More are opting for the simple budget-conscious gown then taking it to the dressmaker or designer to get it personally customized. So how is customizing your gown different than a custom made gown? A custom gown is made from scratch, that is, you and the designer working with a pattern and raw cuts of fabric to create it from the ground up. Customizing a ready-made gown is different. It involves remodeling and/or embellishing one already put together. It can be store bought, sewn or inherited as long as it's fairly basic and free of mass adornment. However you come by owning this gown, once it's finally delivered suppose you plan on adding a detachable train to the waist and heirloom lace to the bodice. Those two details if integrated, would make the gown ideal, distinctively yours. Customized.
Isaac Mizrahi for Target
Below are some simple gowns in 100% silks by known designers that would make great starting points for a customized gown.
Finding how to integrate all the design details you want isn't all that difficult. If you're going through one of those decision dilemmas just log onto Etsy and shop for ideas. Their designers have developed some of the most beautiful accessory and design attachments beyond anything you'll ever run across in any salon or boutique. On Etsy you'll find boleros, shoulder swags, lace collars, detachable over skirts, blouses and-- believe it or not--these lovely angel wings?. . .
Who says you can't have it both ways. This is a basic dupioni sheath under a full skirt of silk tulle that hooks on and off easily.
The biggest concern most prospective clients have is, "How and where do I find expert help?" Start within your own network. You've heard the best place to find someone is through word of mouth. Usually referals come from guests actually getting a close up look at the bride's dress at a wedding. Sometimes it's a tight network of friends passing info on, other times a friend knows a friend who knows a friend.
SALONS. Bridal salons and specialty stores sometimes employ custom designers or dressmakers either in house or as outside contractors. Depending on how they are set up, sometimes they’ll give a referral if it doesn’t interfere with the flow of their business.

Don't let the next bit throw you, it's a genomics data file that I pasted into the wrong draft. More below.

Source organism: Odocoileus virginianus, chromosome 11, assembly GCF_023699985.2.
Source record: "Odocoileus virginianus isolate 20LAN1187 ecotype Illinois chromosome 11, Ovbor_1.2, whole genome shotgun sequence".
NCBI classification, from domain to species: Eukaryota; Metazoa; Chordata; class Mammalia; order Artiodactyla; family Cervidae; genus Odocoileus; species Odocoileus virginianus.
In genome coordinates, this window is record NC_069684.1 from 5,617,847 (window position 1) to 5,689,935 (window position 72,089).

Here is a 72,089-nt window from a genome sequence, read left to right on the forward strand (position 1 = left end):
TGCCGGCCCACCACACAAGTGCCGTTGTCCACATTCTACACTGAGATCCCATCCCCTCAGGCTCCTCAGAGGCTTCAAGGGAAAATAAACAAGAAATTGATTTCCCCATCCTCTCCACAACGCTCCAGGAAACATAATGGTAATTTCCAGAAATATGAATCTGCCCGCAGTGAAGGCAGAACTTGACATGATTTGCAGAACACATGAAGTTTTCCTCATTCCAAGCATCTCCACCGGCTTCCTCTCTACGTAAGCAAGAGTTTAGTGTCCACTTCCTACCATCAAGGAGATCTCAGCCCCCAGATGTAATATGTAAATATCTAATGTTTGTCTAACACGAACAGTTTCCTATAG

There are a few salons, typically the boutiquey smaller ones,that will do some sort of customizing if you buy a gown there. My final words on this: Customizing is better left to specialists and sometimes a salon can recommend you to one. If you plan on customizing once your gown is delivered, get advise on whether the alterations should be factored in with the price of customizing
CONSUTLTANTS. Bridal consultants or planners are an excellent source of referrals and usually know who’s truly expert in the area by years of working with them. Some consultants are willing to work on an hourly basis or for a small referral fee.
FASHION EDITORS. Fashion or wedding section editors in regionals can be helpful if you reach them directly or run across their editorials on bridal wear. Most newspapers feature a spread on weddings twice a year. Here, private designers and dressmakers are sometimes featured or listed. Ask for back issues.
YELLOW PAGES. Before the internet, this used to be the first and last place people look. After word of mouth, this is the best and easiest way to find a dressmaker (not designer) in my opinion.
Finally, once you're through customizing your gown, you'll get that first glimpse of yourself in the mirror. What you'll see yourself in is the equivalent of a custom made gown, one-of-its-kind and like no other in the world . . . yours.